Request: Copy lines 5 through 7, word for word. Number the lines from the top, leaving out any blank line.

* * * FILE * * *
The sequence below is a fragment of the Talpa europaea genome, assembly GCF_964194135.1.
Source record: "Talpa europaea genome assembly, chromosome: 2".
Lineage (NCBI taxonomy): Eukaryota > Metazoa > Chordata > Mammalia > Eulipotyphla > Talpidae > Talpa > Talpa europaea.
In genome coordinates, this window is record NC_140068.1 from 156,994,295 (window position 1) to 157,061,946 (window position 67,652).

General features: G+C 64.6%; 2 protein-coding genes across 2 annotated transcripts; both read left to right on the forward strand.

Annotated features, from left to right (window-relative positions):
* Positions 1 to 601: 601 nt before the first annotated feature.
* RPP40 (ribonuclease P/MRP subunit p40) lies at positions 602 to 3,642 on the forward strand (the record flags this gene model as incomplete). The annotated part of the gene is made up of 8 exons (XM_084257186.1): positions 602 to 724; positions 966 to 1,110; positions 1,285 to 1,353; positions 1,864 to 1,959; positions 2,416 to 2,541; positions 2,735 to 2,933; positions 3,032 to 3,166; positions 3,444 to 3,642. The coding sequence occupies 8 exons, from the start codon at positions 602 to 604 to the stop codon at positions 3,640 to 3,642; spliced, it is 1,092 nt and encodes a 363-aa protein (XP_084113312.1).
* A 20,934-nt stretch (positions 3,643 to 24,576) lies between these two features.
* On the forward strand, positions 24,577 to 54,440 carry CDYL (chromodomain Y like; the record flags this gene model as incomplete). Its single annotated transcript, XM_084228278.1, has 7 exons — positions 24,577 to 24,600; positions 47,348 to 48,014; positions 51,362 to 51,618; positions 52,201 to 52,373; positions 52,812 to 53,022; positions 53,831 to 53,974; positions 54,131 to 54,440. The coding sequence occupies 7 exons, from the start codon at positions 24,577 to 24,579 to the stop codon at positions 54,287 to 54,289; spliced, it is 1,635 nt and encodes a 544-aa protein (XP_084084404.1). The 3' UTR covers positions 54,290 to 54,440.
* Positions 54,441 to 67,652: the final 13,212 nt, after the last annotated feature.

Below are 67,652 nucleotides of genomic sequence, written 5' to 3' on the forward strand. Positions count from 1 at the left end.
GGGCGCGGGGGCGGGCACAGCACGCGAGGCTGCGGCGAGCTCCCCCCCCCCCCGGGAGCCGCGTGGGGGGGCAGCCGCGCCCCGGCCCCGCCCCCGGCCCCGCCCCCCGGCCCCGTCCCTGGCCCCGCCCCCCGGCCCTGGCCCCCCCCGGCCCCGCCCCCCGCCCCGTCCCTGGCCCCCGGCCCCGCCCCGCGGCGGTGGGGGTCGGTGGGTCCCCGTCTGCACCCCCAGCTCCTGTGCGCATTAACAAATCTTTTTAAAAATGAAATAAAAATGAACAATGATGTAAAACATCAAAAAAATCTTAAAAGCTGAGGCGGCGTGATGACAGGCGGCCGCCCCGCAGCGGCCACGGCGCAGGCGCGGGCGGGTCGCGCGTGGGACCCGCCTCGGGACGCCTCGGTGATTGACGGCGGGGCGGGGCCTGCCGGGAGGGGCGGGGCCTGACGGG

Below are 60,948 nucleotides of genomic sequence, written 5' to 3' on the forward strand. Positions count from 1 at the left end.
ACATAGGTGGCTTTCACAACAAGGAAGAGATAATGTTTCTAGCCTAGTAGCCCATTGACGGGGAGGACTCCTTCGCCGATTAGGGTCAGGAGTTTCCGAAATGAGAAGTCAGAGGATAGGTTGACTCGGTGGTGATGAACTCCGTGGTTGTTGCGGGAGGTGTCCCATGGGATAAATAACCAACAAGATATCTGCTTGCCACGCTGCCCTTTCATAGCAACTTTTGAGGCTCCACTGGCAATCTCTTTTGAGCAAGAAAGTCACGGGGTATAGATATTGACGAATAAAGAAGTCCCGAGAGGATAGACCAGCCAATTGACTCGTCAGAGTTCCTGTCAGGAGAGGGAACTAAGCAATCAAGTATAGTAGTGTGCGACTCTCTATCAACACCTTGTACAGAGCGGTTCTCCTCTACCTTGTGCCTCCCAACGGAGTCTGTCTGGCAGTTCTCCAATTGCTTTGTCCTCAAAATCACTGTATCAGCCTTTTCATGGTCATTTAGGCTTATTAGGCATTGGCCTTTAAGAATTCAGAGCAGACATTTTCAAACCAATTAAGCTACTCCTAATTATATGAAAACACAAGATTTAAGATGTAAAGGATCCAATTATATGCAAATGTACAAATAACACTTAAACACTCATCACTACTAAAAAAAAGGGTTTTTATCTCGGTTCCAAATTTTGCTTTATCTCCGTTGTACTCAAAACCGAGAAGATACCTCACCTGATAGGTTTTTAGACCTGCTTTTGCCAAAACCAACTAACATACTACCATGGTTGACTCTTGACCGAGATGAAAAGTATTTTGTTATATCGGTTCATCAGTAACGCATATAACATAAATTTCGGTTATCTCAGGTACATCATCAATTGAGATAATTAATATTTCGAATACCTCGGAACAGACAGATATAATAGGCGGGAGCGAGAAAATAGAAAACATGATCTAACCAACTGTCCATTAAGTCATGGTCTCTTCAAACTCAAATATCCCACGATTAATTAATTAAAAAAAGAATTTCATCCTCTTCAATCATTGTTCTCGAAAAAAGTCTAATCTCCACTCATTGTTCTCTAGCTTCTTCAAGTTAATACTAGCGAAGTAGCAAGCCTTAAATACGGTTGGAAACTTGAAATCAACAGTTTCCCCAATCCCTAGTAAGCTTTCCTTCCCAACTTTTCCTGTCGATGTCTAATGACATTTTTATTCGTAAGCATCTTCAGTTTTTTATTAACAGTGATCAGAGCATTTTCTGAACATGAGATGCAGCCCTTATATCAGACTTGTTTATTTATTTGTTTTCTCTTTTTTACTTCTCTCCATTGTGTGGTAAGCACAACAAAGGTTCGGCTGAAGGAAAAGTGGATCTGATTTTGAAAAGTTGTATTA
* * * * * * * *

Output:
General features: G+C 64.6%; 2 protein-coding genes across 2 annotated transcripts; both read left to right on the forward strand.

Annotated features, from left to right (window-relative positions):
* Positions 1 to 601: 601 nt before the first annotated feature.